Minister for Communities Deirdre Hargey has responsibility for housing policy. Her inheritance is a confusing, expensive and heavily subsidised NI Housing Executive. Because NIHE needs to draw heavily from the public sector budget, temporising decisions are being made year on year.
The minister has postponed a modest rental increase to tenants from April until October. She has drawn attention to a five-year period when rents have been unaltered - good news for many of the 88,000 NIHE tenants. It has been less welcome news to the Stormont budget. The deferred adjustment to rents has drawn on funds that might have been available to improve housing or for other public services.
Increased public sector housing provision in NI is a necessity. There is a strong social need for a larger public sector housing programme and, in parallel, a housing regeneration programme. As the NIHE has shown, its inherited financial base means that there is a serious risk that thousands of NIHE properties will fall into serious disrepair.
The scale of the budget problems for the NIHE has been growing for many years. In major part, the deficit gap has been created by large inherited borrowed funds from the Treasury, routed through Stormont, for which the terms of the loans, carrying what by today's standards are high interest rates, have become more expensive in relation to the ability to make repayments from rental income.
The business ambitions of NIHE need to be redefined to give more momentum to meeting housing needs, modelled to respond to social criteria, on a stable financial base. The current ad hoc management of finances needs to be replaced by a restructured financial base which can be self-financing and gives a budgetary rulebook where housing management and new house building can be delegated responsibilities.
The minister and her Executive colleagues face a serious and growing problem which is likely to get worse unless a major restructuring is used to create a sustainable organisation. In the recent Stormont proposals a missing idea is a suggestion that (in line with comparable ideas in England) the inherited borrowing from the Treasury for housing should be written off. This proposal would sit comfortably alongside the mitigation proposals for other social security schemes.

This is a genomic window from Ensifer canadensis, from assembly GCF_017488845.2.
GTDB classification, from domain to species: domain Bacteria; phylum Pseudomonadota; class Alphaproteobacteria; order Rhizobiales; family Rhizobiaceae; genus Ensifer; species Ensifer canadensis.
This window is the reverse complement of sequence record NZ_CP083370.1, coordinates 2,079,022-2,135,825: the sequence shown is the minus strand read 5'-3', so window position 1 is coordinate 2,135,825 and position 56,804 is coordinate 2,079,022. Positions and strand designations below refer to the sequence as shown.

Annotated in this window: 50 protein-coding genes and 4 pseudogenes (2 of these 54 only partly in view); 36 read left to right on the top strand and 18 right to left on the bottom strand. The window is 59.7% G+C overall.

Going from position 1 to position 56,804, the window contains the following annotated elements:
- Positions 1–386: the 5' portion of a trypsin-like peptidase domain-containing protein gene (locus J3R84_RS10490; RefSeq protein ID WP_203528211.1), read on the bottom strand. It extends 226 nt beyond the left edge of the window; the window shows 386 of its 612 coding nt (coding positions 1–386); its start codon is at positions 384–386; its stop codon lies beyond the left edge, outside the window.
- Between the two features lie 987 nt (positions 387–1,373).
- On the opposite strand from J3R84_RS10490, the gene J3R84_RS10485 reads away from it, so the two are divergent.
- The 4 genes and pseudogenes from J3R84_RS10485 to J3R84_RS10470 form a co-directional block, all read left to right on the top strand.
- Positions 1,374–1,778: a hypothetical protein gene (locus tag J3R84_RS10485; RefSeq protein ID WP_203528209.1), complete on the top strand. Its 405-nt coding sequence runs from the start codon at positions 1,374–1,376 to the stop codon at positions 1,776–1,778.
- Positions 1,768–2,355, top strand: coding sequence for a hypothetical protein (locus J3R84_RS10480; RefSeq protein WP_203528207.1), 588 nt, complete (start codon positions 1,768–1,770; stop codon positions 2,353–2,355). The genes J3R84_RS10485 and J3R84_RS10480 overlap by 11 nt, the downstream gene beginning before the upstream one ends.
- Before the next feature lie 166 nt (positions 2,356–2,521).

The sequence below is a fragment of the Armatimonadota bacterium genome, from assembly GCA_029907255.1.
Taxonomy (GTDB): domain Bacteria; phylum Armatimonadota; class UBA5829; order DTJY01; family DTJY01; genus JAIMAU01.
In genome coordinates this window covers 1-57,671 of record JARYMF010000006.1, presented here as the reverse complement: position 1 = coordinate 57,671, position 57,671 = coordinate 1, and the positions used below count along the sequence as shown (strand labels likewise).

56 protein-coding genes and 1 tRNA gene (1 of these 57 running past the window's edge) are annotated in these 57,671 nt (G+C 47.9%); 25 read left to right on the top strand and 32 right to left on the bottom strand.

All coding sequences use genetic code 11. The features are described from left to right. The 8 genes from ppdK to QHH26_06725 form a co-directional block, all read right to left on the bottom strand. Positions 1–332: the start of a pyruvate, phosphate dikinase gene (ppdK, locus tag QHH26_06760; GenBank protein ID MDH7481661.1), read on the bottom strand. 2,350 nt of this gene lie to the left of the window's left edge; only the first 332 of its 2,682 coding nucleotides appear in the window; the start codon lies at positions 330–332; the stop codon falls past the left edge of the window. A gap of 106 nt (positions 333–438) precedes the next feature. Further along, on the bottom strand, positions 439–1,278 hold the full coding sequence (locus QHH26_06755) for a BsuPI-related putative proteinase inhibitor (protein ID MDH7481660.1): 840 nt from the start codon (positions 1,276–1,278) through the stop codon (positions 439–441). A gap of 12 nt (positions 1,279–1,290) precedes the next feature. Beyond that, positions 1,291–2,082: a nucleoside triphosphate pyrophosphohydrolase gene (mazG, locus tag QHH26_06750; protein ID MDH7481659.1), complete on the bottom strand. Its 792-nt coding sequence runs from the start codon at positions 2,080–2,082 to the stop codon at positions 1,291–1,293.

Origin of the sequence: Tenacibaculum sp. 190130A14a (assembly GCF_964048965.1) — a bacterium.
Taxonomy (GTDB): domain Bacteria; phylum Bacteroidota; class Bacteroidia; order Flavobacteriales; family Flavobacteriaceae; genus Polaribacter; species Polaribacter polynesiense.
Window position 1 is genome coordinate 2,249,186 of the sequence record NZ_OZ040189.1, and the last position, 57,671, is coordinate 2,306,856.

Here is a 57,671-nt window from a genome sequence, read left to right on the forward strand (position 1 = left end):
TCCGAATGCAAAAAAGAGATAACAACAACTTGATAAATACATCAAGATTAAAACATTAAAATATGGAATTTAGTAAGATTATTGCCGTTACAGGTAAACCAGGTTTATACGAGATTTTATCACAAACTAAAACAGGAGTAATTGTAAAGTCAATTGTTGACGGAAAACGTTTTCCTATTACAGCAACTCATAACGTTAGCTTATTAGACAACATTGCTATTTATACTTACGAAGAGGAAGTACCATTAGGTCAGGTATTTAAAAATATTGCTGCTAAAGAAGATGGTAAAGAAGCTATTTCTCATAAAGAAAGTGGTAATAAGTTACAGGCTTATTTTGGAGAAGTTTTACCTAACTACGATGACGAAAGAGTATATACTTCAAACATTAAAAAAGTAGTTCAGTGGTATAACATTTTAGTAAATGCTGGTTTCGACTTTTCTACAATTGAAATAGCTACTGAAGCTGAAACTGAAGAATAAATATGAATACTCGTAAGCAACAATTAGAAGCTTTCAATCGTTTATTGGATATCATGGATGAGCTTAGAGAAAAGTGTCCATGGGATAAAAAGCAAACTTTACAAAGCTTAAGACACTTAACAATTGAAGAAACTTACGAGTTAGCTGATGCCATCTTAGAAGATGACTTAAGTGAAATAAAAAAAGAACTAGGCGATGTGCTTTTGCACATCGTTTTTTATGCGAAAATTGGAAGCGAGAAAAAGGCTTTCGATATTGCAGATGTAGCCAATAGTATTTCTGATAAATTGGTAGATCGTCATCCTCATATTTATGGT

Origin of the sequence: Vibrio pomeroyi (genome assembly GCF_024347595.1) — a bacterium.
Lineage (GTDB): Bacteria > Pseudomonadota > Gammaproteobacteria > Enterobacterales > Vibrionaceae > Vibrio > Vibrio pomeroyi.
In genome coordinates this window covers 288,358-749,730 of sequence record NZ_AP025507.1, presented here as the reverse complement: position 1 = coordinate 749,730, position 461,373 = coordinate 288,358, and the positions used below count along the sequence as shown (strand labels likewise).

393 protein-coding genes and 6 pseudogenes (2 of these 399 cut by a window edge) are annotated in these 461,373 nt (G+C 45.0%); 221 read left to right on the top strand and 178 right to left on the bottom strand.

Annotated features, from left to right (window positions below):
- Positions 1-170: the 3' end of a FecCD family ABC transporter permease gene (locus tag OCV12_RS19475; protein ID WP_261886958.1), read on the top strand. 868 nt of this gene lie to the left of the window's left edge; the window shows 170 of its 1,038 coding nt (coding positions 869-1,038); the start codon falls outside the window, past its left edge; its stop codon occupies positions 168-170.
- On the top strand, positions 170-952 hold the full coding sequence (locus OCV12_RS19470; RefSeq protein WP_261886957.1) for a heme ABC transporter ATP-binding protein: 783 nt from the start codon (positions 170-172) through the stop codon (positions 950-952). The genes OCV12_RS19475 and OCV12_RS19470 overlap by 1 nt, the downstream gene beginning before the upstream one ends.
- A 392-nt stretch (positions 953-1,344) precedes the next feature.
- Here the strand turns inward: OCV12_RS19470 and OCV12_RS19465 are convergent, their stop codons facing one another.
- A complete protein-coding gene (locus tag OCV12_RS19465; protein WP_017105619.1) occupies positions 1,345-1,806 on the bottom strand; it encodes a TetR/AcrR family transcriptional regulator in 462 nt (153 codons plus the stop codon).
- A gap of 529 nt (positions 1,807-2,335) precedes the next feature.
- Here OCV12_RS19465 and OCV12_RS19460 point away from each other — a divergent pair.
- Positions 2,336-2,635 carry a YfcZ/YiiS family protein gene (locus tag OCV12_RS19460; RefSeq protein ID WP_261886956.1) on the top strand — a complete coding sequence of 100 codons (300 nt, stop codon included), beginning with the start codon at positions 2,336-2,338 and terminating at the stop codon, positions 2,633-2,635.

The reform of housing policy here was examined at some length in a report by Dr Stewart Smyth at Birmingham Business School. That report attempts to find answers to the difficult questions of designing a 'new innovative, radical and ultimately equitable housing sector'. Although that report makes some controversial recommendations (some of which this writer with personal experience through housing associations [in which an interest should be declared]), it does serve to make suggestions stemming from an acknowledgement that this is a serious systemic issue.
Dr Smyth is unhappy with a suggestion that housing policy should be financed where the NIHE was given a mandate to be responsible to financially balance its books, as well as provide social housing. However, he suggests that it should have access to social housing (capital) grants so that it could bid for capital funds alongside housing associations.
A once-and-for-all capital restructuring and an extension of the access to capital grants, roughly as for housing associations, would be a formula to revitalise the NIHE. Then, a reshaped organisation could be given a combined remit to build and regenerate the number of available units of social housing and an obligation to pay its way. All the other aspects of social housing policy could be adapted to fit into this new organisation.
With the current arrangements, the NIHE is critically incapacitated. A reshaped set of operational tasks to set a clear development path are awaited.